In general, Ireland have always been a well-supported underdog. Ever since their heroics in the 2007 World Cup, they’ve managed to find a special little place in the heart of cricket fanatics. And so, over the years, they’ve always found themselves being cheered on by the neturals notwithstanding their results.
But make no mistake, on Friday, the Irish, led by Andrew Balbirnie, will be cheered on like never before. In just over 12 hours’ time, Ireland will be supported by fans across the world — except one set, no prizes for guessing who — and they’ll be getting the kind of backing we’re only accustomed to seeing the subcontinent sides get.
Why? Because an Irish victory at the Adelaide Oval on Friday will make all of Australia, England and Sri Lanka’s path to the semis straightforward.
Should Ireland beat the Kiwis, then all that the aforementioned three teams will need to do is win their final encounter to make it to the final four. Australia will really fancy their chances in that case, given they’re up against a thus-far-winless Afghanistan side, and so will both England and Sri Lanka, who take on each other on Saturday.
In a way, India and Indian fans would also be hoping for an Irish victory, for that would knock out their bogus team and ICC event nemesis New Zealand from the World Cup altogether.
But it is important to admit that all of Australia, Sri Lanka, England, India — and their respective fans — would kinda be hoping against hope, for on paper, the BlackCaps will enter Friday’s encounter as clear favorites. The Kiwis still top Group 1 and in their history, they’ve not lost a single international encounter against Ireland: 11 played, 11 won.
The two sides locked horns in a three-match T20I series earlier this year and New Zealand wiped the floor with Ireland in all three matches, thrashing the Men in Green 3-0.
That being said, the Irish did give the BlackCaps a mighty scare in the ODIs earlier this year — twice Ireland fell agonizingly short — so those results, combined with Ireland’s form in this T20WC, suggest that there’s enough for the Kiwis to take the Irish threat seriously.
Mind you, with a victory, New Zealand will not only qualify but will end up topping the group.
A washout will spell trouble for the Kiwis but the good news is that Friday’s forecast is clear. In all likelihood, we’ll be getting a full 40-over contest. Worst case scenario, we’ll be losing a few overs like we did in the India-Bangladesh clash on Wednesday.
The penultimate day of Group 1 promises to be a cracker and we’ll rightly be kicking the day off with an explosive clash!
New Zealand need Conway back at his best
It is true that the Kiwis are being actively hurt by the form of Kane Williamson. All year long, the Kiwi skipper has looked like a shadow of his own self, and against England, his run-a-ball 40 in a chase of 180 proved to be match-losing.
But in a way, New Zealand are used to this. They know that they cannot expect a whole lot from Williamson in the form he is in. And no we’re not going to get into ‘dropping’ talks because, well, let’s be realistic.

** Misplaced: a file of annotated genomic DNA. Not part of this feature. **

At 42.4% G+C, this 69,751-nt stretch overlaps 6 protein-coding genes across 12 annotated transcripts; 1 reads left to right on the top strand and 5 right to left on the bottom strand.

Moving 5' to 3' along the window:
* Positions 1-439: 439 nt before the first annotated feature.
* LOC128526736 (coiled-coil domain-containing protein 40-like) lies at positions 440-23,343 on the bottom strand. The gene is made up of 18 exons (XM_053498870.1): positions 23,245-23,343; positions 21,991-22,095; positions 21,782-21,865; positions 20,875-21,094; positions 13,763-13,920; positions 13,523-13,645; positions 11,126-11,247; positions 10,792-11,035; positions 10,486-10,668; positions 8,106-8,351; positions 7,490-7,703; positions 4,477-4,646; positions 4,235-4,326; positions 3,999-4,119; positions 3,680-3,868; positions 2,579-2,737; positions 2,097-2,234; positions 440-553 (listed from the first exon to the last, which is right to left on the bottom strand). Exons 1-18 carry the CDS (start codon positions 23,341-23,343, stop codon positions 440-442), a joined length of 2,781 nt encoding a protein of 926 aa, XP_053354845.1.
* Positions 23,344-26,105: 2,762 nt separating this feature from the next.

What the Kiwis aren’t used to, however, is Devon Conway enduring failures. Believe it or not, Tuesday was the first ever instance of Conway registering back-to-back single-digit scores in T20Is.
Such is the sublime consistency with which Conway has batted since debut, that New Zealand almost haven’t had to worry about what will happen ‘if’ he fails.
The Sri Lanka encounter was a warning sign but the England clash pretty much proved how pivotal Conway is to this line-up.
In many ways, he is the nucleus of the batting unit; the glue that holds everything together. Get him and the entire balance gets disrupted, particularly in the form Williamson finds himself in.
Ireland have a pace attack that can do serious damage in helpful conditions, thus New Zealand will be desperate for Conway to get back amongst the runs after two uncharacteristic dismissals.
The batting unit will automatically heal and fire should that happen.
Key sub-plots to watch out for
In his T20 career, Finn Allen’s average of 20.7 against left-arm pacers is the lowest for him versus any bowling type. Against England, he was dismissed by a left-armer, Sam Curran. In this regard, Ireland may look to attack the opener early with Josh Little.
So far in the Super 12 stages, Ireland’s average of 11 against spin is the worst among all sides. Against Australia, the duo of Maxwell and Zampa registered figures of 4/33 in 6.1 overs. Mitchell Santner and Ish Sodhi, hence, will hold the key in Friday’s clash. It remains to be seen if the Kiwis opt to play a third spin option by bringing in all-rounder Michael Bracewell. Even if they don’t, don’t be surprised if Glenn Phillips bowls an over or two.
Catching will be key, especially for Ireland. So far in the Super 12s, their catching efficiency of 62.5% is the worst amongst all sides (six drops in total). Glenn Phillips has already been the lucky recipient of three dropped catches; he made Sri Lanka pay and nearly single-handedly took the game away from England. Should he give another early opportunity, the Irish need to make sure that they hold on to it.
Ireland: Paul Stirling, Andrew Balbirnie (c), Lorcan Tucker (wk), Harry Tector, Curtis Campher, George Dockrell, Gareth Delany, Mark Adair, Barry McCarthy, Fionn Hand, Joshua Little
New Zealand: Finn Allen, Devon Conway (wk), Kane Williamson (c), Glenn Phillips, Daryl Mitchell, James Neesham, Mitchell Santner, Tim Southee, Ish Sodhi, Lockie Ferguson, Trent Boult